I am writing a play and have reached the conclusion where the main character utters a soliloquy of just how "despicably stupid" the concept of "living" and reaching the heights of "happiness" is. Everything has lead up to this most severe moment and thus I am in need of some personal insight. I would like to ask of a word which profanely describes an "all-hating God" who gloats upon the face of his creation's misery and woe.
So I am asking two questions:
firstly, what is a word or phrase (kenning) to describe an "All-Hating God" rather than the more illustriously thought of "all-hallow God."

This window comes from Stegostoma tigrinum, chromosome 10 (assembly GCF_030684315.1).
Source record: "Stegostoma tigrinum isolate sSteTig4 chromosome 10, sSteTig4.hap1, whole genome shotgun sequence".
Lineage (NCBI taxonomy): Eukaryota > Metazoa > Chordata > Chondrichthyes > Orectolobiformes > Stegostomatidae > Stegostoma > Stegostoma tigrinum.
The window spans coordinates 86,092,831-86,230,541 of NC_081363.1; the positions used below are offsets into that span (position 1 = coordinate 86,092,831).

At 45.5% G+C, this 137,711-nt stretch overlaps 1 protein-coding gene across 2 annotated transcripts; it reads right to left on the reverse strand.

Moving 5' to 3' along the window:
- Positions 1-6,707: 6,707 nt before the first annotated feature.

And secondly, a word to describe "Life" most vulgarly (context: life is damned due to its, in the play's context, "futile nature") and in an almost taboo sense. A word which would instantly put an audience at unease (along with of course the way the actor would say the line) when it is used in the connotation of a concept so "sacred" as "Life." (think of Macbeth's "Out, out brief candle" effect). Of course, I don't expect a single word could so immensely affect a large-scale basis, but I am just in need of some overall opinions.
There is one catch thought, the word(s) must be confined to the vocabulary of the 17th century, more specifically, London 1660s, and I am being extremely uptight on the play's language-timed-authenticity." For this, I have been mainly using the wonderful and virtuous help of "etymonline.com"